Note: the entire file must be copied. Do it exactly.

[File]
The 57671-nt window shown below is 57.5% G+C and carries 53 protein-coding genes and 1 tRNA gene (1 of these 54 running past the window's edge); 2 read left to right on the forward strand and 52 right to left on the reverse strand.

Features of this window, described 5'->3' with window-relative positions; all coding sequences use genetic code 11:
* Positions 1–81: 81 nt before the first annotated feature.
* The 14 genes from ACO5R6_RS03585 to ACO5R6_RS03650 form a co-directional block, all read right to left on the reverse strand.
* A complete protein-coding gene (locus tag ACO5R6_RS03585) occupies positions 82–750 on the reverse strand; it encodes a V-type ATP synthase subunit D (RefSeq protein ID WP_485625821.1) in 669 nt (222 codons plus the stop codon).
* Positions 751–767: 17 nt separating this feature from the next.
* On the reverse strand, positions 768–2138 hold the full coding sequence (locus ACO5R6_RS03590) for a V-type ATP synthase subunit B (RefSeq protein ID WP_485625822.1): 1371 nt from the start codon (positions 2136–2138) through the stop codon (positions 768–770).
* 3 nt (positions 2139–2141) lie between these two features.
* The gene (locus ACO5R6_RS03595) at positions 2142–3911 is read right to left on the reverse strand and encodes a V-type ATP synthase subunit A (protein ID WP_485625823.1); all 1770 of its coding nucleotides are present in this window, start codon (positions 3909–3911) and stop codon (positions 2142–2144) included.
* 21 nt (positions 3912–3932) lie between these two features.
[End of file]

The 57671-nt window shown below is 57.5% G+C and carries 53 protein-coding genes and 1 tRNA gene (1 of these 54 running past the window's edge); 2 read left to right on the forward strand and 52 right to left on the reverse strand.

Features of this window, described 5'->3' with window-relative positions; all coding sequences use genetic code 11:
* Positions 1–81: 81 nt before the first annotated feature.
* The 14 genes from ACO5R6_RS03585 to ACO5R6_RS03650 form a co-directional block, all read right to left on the reverse strand.
* A complete protein-coding gene (locus tag ACO5R6_RS03585) occupies positions 82–750 on the reverse strand; it encodes a V-type ATP synthase subunit D (RefSeq protein ID WP_485625821.1) in 669 nt (222 codons plus the stop codon).
* Positions 751–767: 17 nt separating this feature from the next.
* On the reverse strand, positions 768–2138 hold the full coding sequence (locus ACO5R6_RS03590) for a V-type ATP synthase subunit B (RefSeq protein ID WP_485625822.1): 1371 nt from the start codon (positions 2136–2138) through the stop codon (positions 768–770).
* 3 nt (positions 2139–2141) lie between these two features.
* The gene (locus ACO5R6_RS03595) at positions 2142–3911 is read right to left on the reverse strand and encodes a V-type ATP synthase subunit A (protein ID WP_485625823.1); all 1770 of its coding nucleotides are present in this window, start codon (positions 3909–3911) and stop codon (positions 2142–2144) included.
* 21 nt (positions 3912–3932) lie between these two features.